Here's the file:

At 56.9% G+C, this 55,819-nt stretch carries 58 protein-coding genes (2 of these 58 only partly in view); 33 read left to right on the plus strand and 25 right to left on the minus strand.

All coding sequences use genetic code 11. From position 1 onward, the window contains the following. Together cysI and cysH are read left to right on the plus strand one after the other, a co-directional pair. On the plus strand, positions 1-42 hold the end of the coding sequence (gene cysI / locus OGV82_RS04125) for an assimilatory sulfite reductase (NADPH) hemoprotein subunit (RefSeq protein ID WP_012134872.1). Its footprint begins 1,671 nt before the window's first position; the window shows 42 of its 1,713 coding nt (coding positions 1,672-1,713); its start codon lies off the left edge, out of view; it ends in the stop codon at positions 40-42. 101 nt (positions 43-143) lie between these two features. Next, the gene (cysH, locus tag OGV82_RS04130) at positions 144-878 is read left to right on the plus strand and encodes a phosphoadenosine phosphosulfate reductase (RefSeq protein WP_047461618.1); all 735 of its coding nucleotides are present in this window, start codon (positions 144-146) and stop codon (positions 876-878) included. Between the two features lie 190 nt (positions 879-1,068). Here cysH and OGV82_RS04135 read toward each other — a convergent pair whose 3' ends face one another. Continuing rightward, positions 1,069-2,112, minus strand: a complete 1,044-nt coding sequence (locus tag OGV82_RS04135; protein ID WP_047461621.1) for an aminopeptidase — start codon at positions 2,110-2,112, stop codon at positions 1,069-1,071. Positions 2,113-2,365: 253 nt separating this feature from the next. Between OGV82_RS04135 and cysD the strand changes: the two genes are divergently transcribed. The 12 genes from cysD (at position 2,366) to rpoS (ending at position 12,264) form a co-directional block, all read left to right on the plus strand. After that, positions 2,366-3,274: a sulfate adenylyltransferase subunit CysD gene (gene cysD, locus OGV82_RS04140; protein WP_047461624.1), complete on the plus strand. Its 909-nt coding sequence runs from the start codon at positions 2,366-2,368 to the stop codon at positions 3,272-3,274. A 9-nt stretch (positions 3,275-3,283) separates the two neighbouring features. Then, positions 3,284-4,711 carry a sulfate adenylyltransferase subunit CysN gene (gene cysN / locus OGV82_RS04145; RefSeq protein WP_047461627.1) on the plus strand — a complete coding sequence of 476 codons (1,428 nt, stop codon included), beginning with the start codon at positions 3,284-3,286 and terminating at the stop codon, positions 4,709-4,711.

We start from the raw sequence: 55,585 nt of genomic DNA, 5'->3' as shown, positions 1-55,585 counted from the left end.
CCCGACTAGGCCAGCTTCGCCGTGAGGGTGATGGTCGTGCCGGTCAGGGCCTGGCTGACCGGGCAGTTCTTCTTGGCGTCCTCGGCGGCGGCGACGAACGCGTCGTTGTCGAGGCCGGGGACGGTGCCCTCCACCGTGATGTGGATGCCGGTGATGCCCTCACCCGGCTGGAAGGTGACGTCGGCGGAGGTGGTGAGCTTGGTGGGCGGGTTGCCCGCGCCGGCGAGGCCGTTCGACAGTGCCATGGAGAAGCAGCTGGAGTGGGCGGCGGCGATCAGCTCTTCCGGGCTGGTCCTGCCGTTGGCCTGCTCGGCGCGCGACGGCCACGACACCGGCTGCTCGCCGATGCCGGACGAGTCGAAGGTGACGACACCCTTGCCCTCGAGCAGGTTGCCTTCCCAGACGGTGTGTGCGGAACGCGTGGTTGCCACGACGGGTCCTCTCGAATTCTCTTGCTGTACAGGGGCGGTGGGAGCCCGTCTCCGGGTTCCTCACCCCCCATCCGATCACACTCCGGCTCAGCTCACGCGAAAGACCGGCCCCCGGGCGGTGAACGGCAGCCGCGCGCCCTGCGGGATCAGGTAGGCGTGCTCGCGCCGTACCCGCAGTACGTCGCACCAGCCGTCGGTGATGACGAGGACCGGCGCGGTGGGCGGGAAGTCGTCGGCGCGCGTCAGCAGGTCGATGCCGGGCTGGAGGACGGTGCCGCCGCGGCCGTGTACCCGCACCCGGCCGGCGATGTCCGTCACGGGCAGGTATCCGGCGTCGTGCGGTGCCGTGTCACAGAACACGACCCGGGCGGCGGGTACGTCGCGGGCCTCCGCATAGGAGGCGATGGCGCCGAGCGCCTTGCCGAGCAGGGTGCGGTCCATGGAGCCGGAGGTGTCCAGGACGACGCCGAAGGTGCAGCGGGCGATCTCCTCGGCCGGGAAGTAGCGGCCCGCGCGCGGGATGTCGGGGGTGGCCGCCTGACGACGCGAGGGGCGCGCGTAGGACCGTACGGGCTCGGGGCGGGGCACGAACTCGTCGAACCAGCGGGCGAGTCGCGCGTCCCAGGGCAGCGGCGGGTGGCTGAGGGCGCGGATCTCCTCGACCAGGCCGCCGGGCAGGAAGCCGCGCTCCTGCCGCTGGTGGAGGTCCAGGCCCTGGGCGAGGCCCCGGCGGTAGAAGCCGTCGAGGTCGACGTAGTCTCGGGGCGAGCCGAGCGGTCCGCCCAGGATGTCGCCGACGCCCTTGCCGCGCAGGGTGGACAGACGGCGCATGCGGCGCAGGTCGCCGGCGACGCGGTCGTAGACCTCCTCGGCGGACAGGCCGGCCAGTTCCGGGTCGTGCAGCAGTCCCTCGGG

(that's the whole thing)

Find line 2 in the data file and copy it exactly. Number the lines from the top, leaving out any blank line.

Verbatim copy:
All coding sequences use genetic code 11. From position 1 onward, the window contains the following. Together cysI and cysH are read left to right on the plus strand one after the other, a co-directional pair. On the plus strand, positions 1-42 hold the end of the coding sequence (gene cysI / locus OGV82_RS04125) for an assimilatory sulfite reductase (NADPH) hemoprotein subunit (RefSeq protein ID WP_012134872.1). Its footprint begins 1,671 nt before the window's first position; the window shows 42 of its 1,713 coding nt (coding positions 1,672-1,713); its start codon lies off the left edge, out of view; it ends in the stop codon at positions 40-42. 101 nt (positions 43-143) lie between these two features. Next, the gene (cysH, locus tag OGV82_RS04130) at positions 144-878 is read left to right on the plus strand and encodes a phosphoadenosine phosphosulfate reductase (RefSeq protein WP_047461618.1); all 735 of its coding nucleotides are present in this window, start codon (positions 144-146) and stop codon (positions 876-878) included. Between the two features lie 190 nt (positions 879-1,068). Here cysH and OGV82_RS04135 read toward each other — a convergent pair whose 3' ends face one another. Continuing rightward, positions 1,069-2,112, minus strand: a complete 1,044-nt coding sequence (locus tag OGV82_RS04135; protein ID WP_047461621.1) for an aminopeptidase — start codon at positions 2,110-2,112, stop codon at positions 1,069-1,071. Positions 2,113-2,365: 253 nt separating this feature from the next. Between OGV82_RS04135 and cysD the strand changes: the two genes are divergently transcribed. The 12 genes from cysD (at position 2,366) to rpoS (ending at position 12,264) form a co-directional block, all read left to right on the plus strand. After that, positions 2,366-3,274: a sulfate adenylyltransferase subunit CysD gene (gene cysD, locus OGV82_RS04140; protein WP_047461624.1), complete on the plus strand. Its 909-nt coding sequence runs from the start codon at positions 2,366-2,368 to the stop codon at positions 3,272-3,274. A 9-nt stretch (positions 3,275-3,283) separates the two neighbouring features. Then, positions 3,284-4,711 carry a sulfate adenylyltransferase subunit CysN gene (gene cysN / locus OGV82_RS04145; RefSeq protein WP_047461627.1) on the plus strand — a complete coding sequence of 476 codons (1,428 nt, stop codon included), beginning with the start codon at positions 3,284-3,286 and terminating at the stop codon, positions 4,709-4,711.